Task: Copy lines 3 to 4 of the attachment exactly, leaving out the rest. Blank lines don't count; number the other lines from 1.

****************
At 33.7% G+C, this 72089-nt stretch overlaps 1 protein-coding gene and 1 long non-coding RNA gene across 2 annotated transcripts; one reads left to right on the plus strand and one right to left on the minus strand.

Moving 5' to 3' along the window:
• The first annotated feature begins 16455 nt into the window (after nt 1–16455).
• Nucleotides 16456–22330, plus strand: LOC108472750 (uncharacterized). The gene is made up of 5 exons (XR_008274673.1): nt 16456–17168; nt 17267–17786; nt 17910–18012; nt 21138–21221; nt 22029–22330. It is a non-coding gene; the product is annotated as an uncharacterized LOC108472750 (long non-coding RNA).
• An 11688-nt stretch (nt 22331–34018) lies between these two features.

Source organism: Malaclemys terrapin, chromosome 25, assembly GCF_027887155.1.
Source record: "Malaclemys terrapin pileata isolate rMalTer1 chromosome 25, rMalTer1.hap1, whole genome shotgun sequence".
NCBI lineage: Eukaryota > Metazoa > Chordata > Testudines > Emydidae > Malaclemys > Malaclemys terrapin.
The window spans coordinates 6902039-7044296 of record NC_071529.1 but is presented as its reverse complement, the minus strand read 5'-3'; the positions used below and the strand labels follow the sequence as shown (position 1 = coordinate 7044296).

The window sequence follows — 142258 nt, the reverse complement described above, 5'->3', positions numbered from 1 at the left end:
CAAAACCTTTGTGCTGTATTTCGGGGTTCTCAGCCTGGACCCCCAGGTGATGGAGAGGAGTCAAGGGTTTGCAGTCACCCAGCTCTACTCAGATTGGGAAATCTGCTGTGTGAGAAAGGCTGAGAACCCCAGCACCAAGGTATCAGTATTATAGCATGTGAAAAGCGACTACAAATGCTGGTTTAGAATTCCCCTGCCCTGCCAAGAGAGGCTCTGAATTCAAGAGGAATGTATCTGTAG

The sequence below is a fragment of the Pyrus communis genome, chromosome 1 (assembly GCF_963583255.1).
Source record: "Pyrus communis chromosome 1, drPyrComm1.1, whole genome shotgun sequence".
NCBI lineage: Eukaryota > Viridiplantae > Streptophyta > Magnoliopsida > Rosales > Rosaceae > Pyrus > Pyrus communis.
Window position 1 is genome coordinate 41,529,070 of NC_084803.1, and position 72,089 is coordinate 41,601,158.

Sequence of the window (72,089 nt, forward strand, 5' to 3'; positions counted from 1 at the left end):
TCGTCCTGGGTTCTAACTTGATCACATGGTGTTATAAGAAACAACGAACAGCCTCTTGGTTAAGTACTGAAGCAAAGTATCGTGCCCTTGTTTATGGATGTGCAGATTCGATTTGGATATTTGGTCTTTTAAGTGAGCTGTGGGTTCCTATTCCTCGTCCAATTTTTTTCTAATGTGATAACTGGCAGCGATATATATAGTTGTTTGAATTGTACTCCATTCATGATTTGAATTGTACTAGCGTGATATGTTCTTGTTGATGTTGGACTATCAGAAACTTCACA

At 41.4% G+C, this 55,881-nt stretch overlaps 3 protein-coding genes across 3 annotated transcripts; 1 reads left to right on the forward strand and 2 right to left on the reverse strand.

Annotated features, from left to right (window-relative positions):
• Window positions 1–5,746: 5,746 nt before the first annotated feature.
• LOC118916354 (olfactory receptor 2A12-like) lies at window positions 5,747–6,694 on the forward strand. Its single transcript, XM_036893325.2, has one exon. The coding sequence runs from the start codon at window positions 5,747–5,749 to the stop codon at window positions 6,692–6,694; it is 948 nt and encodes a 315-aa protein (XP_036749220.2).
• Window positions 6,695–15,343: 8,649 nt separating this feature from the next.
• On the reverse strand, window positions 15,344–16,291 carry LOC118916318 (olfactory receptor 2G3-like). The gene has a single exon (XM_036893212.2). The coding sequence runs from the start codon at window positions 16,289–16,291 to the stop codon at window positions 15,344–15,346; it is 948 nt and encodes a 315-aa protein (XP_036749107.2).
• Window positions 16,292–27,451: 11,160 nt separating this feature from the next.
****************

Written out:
• The first annotated feature begins 16455 nt into the window (after nt 1–16455).
• Nucleotides 16456–22330, plus strand: LOC108472750 (uncharacterized). The gene is made up of 5 exons (XR_008274673.1): nt 16456–17168; nt 17267–17786; nt 17910–18012; nt 21138–21221; nt 22029–22330. It is a non-coding gene; the product is annotated as an uncharacterized LOC108472750 (long non-coding RNA).